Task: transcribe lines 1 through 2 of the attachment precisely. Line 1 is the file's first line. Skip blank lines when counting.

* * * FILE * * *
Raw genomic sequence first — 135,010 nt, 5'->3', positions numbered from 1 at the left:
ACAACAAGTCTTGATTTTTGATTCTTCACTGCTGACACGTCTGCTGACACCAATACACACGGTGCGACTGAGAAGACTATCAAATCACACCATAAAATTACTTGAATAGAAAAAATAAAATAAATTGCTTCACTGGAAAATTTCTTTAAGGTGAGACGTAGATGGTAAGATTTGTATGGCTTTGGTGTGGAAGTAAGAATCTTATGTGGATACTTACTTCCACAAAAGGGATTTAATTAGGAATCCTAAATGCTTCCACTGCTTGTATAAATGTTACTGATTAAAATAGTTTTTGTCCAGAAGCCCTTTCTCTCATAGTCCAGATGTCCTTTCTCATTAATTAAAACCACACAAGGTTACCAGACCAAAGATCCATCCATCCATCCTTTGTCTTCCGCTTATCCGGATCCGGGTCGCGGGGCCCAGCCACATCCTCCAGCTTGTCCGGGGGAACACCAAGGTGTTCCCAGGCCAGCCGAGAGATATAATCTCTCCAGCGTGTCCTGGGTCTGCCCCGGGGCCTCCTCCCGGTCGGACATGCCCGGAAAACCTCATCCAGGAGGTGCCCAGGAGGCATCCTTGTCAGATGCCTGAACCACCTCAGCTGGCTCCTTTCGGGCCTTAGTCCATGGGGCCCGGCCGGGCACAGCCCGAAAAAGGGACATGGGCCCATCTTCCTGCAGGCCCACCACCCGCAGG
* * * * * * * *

Raw genomic sequence first — 135,010 nt, 5'->3', positions numbered from 1 at the left:
ACAACAAGTCTTGATTTTTGATTCTTCACTGCTGACACGTCTGCTGACACCAATACACACGGTGCGACTGAGAAGACTATCAAATCACACCATAAAATTACTTGAATAGAAAAAATAAAATAAATTGCTTCACTGGAAAATTTCTTTAAGGTGAGACGTAGATGGTAAGATTTGTATGGCTTTGGTGTGGAAGTAAGAATCTTATGTGGATACTTACTTCCACAAAAGGGATTTAATTAGGAATCCTAAATGCTTCCACTGCTTGTATAAATGTTACTGATTAAAATAGTTTTTGTCCAGAAGCCCTTTCTCTCATAGTCCAGATGTCCTTTCTCATTAATTAAAACCACACAAGGTTACCAGACCAAAGATCCATCCATCCATCCTTTGTCTTCCGCTTATCCGGATCCGGGTCGCGGGGCCCAGCCACATCCTCCAGCTTGTCCGGGGGAACACCAAGGTGTTCCCAGGCCAGCCGAGAGATATAATCTCTCCAGCGTGTCCTGGGTCTGCCCCGGGGCCTCCTCCCGGTCGGACATGCCCGGAAAACCTCATCCAGGAGGTGCCCAGGAGGCATCCTTGTCAGATGCCTGAACCACCTCAGCTGGCTCCTTTCGGGCCTTAGTCCATGGGGCCCGGCCGGGCACAGCCCGAAAAAGGGACATGGGCCCATCTTCCTGCAGGCCCACCACCCGCAGG